“My work is investigating these really tiny pockets within cells, called lysosomes. Trying to figure out what’s going on under the hood to see if there’s not a drug target or an enzyme that we can identify that is capable of clearing out these proteins, and perhaps try to enhance their effect in the hopes of one day mitigating and… curing this disease,” says Dr. Sampognaro.
Samuel Terman, MD — Epilepsy
Epilepsy is a serious chronic neurological disorder characterized by recurrent seizures, which can be disabling. For most patients, medications can help control seizures. After a period of seizure control, over half of epilepsy patients can be seizure-free without medication. However, these drugs may also have downsides, including cost, side effects, and interactions with other medications. Dr. Terman will analyze trials to study the effect of stopping anti-seizure medications on the risk for relapse and create an individualized risk calculator. He hopes this will help people with epilepsy and physicians estimate the risks and benefits of continuing or stopping these medications.
“While choosing who to start treatment can be challenging, who to stop treatment can be even more challenging. My work focuses on one of the key ingredients in making a good decision, which is understanding the probability that a patient would have another seizure if they continued versus if they stopped,” says Dr. Terman.
Reem Waziry, MBBCh, MPH, PhD — Cognitive Aging
Cardiovascular disorders like stroke can cause permanent damage and require immediate medical care to increase patient outcomes. But cognitive age may also affect these outcomes. Dr. Waziry’s research focuses on developing biological age measurements through a routine blood test. He studies this factor in order to determine whether biological age can predict cognitive outcomes for stroke survivors. She believes it’s important to understand how aging biology relates to stroke and vascular dementia. Her project also aims to help researchers learn more about racial disparities in stroke risk and outcomes.
“I’m studying those aging metrics in people with stroke and I’m comparing them to healthy individuals to really try and identify a time window at which we can intervene for primary prevention and achieve this ultimate goal of aging free of stroke and cognitive impairment and vascular dementia,” says Dr. Waziry.
Wendy Yau, MD — Cognitive Aging
Vascular disease, which affects the body’s blood vessels, and Alzheimer’s disease, which causes a progressive decline in memory, thinking, and ability to do daily tasks, are the two most common changes affecting memory and cognitive ability as individuals age. Dr. Yau will study a group of older individuals who were cognitively normal at the start of the study. She will follow them as they age to determine their cardiovascular risk. The doctor will also see how their brains change over time. She will study whether brain changes that are indicators of Alzheimer’s disease, such as white matter health and accumulation of tau and amyloid proteins, affect their cognition. By discovering measurable diagnostic tests, she hopes to discover connections between early vascular risk and white matter injury. She believes finding this will slow the rate of cognitive decline and promote healthier brain aging.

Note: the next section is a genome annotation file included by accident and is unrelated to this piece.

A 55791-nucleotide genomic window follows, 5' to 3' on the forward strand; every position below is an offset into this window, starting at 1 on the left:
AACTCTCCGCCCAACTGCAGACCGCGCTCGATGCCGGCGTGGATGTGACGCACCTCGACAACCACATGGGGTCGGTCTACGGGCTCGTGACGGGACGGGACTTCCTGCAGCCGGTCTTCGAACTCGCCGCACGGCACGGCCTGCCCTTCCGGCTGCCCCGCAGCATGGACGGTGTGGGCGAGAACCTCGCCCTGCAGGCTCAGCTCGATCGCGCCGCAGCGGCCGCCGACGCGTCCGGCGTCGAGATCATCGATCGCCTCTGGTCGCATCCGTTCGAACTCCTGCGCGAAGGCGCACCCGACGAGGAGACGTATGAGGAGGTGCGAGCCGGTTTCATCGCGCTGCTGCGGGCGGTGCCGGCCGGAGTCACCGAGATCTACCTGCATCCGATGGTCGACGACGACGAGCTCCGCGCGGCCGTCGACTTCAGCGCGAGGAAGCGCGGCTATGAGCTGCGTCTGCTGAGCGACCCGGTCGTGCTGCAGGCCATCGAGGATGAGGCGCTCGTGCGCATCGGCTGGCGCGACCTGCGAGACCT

“I hope to better understand at an early stage where people have no cognitive symptoms, how vascular risk and also risk disease pathology interact with each other and what brain changes are responsible for them working together versus separately to bring about cognitive decline,” says Dr. Yau.
Launching Lifelong Careers in Brain Disease Research
The live webinar concluded with a chance for researchers to answer questions and explain why they believe in the American Brain Foundation’s “Cure One, Cure Many” approach. Check out the full video for more from our 2021 class of Next Generation Research Grant recipients.
The American Brain Foundation relies on the support of donors and sponsors in order to fund these grants. Dr. Dodick says, “Many of these research projects are focused on disease areas where there is no treatment, there is no cure, and so this is desperately needed. Every dollar toward research counts, and only with the help of sponsors and supporters can we continue to fund this kind of research and make a life with no brain disease a reality.”
Donate to support more researchers like our NGRG recipients as they search for cures for brain disease.
The American Brain Foundation was founded to bring researchers and donors together in the fight against brain disease. Next Generation Research Grants fund the innovative research of early-career investigators, encouraging passion for research and laying the groundwork for future success. Learn more about brain disease or make a gift to support groundbreaking brain disease research.